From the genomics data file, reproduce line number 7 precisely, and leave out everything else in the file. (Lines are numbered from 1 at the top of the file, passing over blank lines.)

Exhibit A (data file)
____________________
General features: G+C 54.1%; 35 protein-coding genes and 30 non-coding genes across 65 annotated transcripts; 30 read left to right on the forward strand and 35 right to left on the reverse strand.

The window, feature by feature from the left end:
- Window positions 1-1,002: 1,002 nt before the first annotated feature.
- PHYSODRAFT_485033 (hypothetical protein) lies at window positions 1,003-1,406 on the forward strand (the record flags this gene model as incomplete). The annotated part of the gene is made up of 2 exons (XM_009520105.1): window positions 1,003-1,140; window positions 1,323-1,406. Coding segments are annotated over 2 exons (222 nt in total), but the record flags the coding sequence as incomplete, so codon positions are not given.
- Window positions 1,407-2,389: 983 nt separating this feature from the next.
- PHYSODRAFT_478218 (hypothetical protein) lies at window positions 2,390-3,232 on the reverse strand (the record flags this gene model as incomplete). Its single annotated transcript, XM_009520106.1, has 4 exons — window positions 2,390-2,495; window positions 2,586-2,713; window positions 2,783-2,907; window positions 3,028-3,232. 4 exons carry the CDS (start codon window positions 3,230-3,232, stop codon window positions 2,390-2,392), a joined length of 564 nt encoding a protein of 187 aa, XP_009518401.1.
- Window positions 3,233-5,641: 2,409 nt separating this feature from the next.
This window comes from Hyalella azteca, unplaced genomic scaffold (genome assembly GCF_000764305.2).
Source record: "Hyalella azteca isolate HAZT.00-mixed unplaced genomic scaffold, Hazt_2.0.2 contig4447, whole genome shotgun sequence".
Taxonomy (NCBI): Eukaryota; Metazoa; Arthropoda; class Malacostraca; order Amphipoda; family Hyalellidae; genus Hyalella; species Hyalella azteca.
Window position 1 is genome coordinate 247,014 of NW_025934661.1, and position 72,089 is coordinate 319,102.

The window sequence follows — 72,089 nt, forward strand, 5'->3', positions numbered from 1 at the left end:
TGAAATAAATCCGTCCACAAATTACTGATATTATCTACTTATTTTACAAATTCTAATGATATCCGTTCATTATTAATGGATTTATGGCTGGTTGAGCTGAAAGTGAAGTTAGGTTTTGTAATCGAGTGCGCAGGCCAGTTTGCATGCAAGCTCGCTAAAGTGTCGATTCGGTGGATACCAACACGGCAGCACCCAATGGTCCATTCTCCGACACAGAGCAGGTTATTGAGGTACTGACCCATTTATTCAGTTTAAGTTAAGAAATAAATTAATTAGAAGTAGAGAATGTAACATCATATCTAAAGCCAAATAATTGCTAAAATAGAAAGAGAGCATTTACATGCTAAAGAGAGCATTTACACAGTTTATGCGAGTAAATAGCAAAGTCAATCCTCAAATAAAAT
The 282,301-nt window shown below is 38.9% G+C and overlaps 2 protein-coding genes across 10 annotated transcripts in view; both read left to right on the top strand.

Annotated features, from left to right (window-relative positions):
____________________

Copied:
- Window positions 3,233-5,641: 2,409 nt separating this feature from the next.